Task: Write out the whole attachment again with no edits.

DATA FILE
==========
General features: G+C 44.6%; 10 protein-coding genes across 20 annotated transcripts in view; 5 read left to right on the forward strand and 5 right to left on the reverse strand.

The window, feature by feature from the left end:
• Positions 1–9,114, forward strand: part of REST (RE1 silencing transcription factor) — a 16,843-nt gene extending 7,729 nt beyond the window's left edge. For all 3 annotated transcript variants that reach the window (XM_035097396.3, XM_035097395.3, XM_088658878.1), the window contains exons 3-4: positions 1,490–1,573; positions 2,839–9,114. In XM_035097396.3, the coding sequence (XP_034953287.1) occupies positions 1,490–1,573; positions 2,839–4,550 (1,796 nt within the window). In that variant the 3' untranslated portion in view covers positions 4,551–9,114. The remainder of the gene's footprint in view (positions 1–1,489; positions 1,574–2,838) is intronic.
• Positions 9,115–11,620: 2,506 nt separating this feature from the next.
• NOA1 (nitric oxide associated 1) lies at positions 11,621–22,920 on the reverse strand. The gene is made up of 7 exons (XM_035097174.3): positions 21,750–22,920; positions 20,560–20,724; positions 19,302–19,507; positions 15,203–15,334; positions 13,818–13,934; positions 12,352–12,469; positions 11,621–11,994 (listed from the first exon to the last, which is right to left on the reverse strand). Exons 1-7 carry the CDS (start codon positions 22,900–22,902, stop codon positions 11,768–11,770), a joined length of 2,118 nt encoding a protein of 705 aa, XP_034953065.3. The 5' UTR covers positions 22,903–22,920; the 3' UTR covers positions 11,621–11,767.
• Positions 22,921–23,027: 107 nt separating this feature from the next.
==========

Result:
General features: G+C 44.6%; 10 protein-coding genes across 20 annotated transcripts in view; 5 read left to right on the forward strand and 5 right to left on the reverse strand.

The window, feature by feature from the left end:
• Positions 1–9,114, forward strand: part of REST (RE1 silencing transcription factor) — a 16,843-nt gene extending 7,729 nt beyond the window's left edge. For all 3 annotated transcript variants that reach the window (XM_035097396.3, XM_035097395.3, XM_088658878.1), the window contains exons 3-4: positions 1,490–1,573; positions 2,839–9,114. In XM_035097396.3, the coding sequence (XP_034953287.1) occupies positions 1,490–1,573; positions 2,839–4,550 (1,796 nt within the window). In that variant the 3' untranslated portion in view covers positions 4,551–9,114. The remainder of the gene's footprint in view (positions 1–1,489; positions 1,574–2,838) is intronic.
• Positions 9,115–11,620: 2,506 nt separating this feature from the next.
• NOA1 (nitric oxide associated 1) lies at positions 11,621–22,920 on the reverse strand. The gene is made up of 7 exons (XM_035097174.3): positions 21,750–22,920; positions 20,560–20,724; positions 19,302–19,507; positions 15,203–15,334; positions 13,818–13,934; positions 12,352–12,469; positions 11,621–11,994 (listed from the first exon to the last, which is right to left on the reverse strand). Exons 1-7 carry the CDS (start codon positions 22,900–22,902, stop codon positions 11,768–11,770), a joined length of 2,118 nt encoding a protein of 705 aa, XP_034953065.3. The 5' UTR covers positions 22,903–22,920; the 3' UTR covers positions 11,621–11,767.
• Positions 22,921–23,027: 107 nt separating this feature from the next.